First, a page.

Generally favorable reviews - based on 23 Critics

Critic score distribution:
  1. Positive: 19 out of 23
  2. Negative: 0 out of 23
  1. Reviewed by: David Gilmour
    Here's a gorgeous little film.
  2. It's in the brightly observed vignettes from mall-society life, captured with a low-key, on-the-run visual style, that Burman shows his best stuff and deadpan wit.
  3. It's a film of unexpected, almost indescribable off-center charm that deepens as it goes on.
  4. This is a small movie about a small world, but its modesty is part of what makes it durable and satisfying.
  5. Strong stuff, and all the stronger for having taken itself so comically.
  6. The overall effect is of a young director treating some old problems with the cinematic lexicon of his time. So he is able to create warmth without slush.
  7. Seems small in subject and scope, but it's large in spirit and implication.
  8. 75
    In Spanish, the title of the film, El abrazo partido, translates into ''a broken embrace,'' a more fitting description of Ariel's feelings for his father.
  9. Director Daniel Burman examines the ways people cope with the passing of time, whether it's weary mall employees, a broken family or the diminishing Argentinean-Jewish community.
  10. 75
    Has a novelist's human touch. Were it a book, it would go somewhere on the shelf with Jonathan Safran Foer and early Philip Roth.
  11. The film takes a whimsical view of this insular and sometimes daft environment where everyone's eccentricities are given an opportunity to shine.
  12. 70
    This delightful riff on the identity crisis of a young Jewish Argentine man deserves both the Grand Jury prize and Best Actor awards it won at last year's Berlin Film Festival.
  13. 70
    At its best, Lost Embrace conveys, with real warmth, the hopelessly intertwined pasts and shared futures of a community of outsiders and immigrants. At worst, it's a sitcom without a laugh track.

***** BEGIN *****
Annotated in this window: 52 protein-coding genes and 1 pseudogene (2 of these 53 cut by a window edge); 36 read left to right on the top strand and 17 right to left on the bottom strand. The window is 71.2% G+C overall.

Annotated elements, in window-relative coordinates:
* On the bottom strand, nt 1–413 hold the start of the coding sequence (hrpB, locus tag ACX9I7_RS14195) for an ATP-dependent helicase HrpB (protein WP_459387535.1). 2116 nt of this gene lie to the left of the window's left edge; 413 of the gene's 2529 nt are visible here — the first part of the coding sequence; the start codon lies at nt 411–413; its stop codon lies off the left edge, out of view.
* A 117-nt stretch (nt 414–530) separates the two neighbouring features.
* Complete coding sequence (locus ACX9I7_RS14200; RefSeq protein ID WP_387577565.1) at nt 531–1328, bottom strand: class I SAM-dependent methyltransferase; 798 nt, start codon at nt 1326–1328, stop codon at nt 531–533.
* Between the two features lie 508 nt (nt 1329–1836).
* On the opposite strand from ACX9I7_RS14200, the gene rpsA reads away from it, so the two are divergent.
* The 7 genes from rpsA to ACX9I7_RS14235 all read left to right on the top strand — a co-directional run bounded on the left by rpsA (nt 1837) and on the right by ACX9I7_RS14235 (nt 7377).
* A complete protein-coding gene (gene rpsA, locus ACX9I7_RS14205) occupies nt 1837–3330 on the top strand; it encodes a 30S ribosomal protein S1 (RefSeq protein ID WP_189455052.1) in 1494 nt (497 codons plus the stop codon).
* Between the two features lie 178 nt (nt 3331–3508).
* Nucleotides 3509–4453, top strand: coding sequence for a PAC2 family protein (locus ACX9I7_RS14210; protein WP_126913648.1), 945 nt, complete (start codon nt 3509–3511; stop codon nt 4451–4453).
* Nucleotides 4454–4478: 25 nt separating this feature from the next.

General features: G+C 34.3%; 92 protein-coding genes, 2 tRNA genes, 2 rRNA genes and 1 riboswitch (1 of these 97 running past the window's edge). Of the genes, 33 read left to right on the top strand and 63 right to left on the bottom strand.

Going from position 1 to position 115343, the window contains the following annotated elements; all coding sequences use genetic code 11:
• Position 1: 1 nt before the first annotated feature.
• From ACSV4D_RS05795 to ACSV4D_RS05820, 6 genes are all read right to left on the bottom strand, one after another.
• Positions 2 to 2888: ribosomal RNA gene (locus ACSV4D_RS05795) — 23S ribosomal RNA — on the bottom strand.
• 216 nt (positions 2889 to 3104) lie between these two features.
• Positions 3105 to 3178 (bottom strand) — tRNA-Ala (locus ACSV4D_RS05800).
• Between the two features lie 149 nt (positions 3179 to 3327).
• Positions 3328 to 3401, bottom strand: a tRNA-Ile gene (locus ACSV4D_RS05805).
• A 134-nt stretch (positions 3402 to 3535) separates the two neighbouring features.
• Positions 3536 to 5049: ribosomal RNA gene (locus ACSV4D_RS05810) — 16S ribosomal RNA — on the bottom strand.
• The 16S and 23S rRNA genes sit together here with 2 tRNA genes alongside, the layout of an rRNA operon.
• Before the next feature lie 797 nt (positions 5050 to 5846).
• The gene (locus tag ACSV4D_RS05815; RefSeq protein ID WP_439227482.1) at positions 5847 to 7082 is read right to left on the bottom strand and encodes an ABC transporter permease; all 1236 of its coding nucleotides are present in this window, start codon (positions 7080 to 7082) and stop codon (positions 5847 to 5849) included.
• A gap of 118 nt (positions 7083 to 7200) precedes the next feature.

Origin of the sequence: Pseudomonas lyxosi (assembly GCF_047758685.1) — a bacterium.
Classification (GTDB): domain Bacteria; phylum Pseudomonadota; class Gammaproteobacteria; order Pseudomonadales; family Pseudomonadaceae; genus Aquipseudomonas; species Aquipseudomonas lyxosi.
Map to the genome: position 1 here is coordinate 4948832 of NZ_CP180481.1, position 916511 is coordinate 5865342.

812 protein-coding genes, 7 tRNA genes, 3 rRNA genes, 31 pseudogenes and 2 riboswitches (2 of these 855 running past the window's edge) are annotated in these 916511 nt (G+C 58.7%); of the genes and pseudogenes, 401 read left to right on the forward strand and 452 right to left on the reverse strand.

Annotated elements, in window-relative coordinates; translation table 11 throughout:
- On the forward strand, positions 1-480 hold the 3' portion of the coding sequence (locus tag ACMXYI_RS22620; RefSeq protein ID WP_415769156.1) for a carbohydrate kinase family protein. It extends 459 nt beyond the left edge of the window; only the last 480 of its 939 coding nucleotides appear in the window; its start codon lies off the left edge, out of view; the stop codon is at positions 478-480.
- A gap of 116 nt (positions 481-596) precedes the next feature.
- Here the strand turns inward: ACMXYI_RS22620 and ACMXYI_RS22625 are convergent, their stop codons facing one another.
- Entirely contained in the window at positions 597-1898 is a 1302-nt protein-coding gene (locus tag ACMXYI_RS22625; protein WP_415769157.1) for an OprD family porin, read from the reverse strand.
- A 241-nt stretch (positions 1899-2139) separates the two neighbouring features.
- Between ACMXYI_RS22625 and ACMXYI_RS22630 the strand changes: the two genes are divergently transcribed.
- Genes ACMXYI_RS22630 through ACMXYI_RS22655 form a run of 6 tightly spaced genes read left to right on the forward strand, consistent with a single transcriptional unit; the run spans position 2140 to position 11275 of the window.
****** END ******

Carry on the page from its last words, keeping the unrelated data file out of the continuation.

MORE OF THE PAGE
14. 70
    A general lack of drama, a low-budget documentary feel and an ultraslim storyline are more than compensated for by a sterling script and performances.
  15. Argentine filmmaker Daniel Burman's shaky-camera, cinema-verite-style dramedy meanders in charming fashion.
  16. 63
    The tedious film might have been worth watching if Burman had given reasons to care about Ariel or anyone else. He doesn't and we don't.
  17. Reviewed by: Ken Fox
    If you have the stomach - or the Dramamine - it's a touching, humorous take on Jewish life in contemporary Argentina.
  18. Reviewed by: David Parkinson
    Well-served by a laudably authentic ensemble, the director explores both character and ethnicity with a canny wit.
  19. 50
    Despite an absurdly melodramatic premise, Lost Embrace is an essentially plotless series of riffs and jokes. It's 20 minutes too long--forgivable in view of Burman's affection for his material.
  20. 50
    Argentinean writer-director Daniel Burman uses a shaky handheld camera and voice-over narration to take us inside Ariel's head, which gets a bit exhausting, even in the more emotionally satisfying second half.

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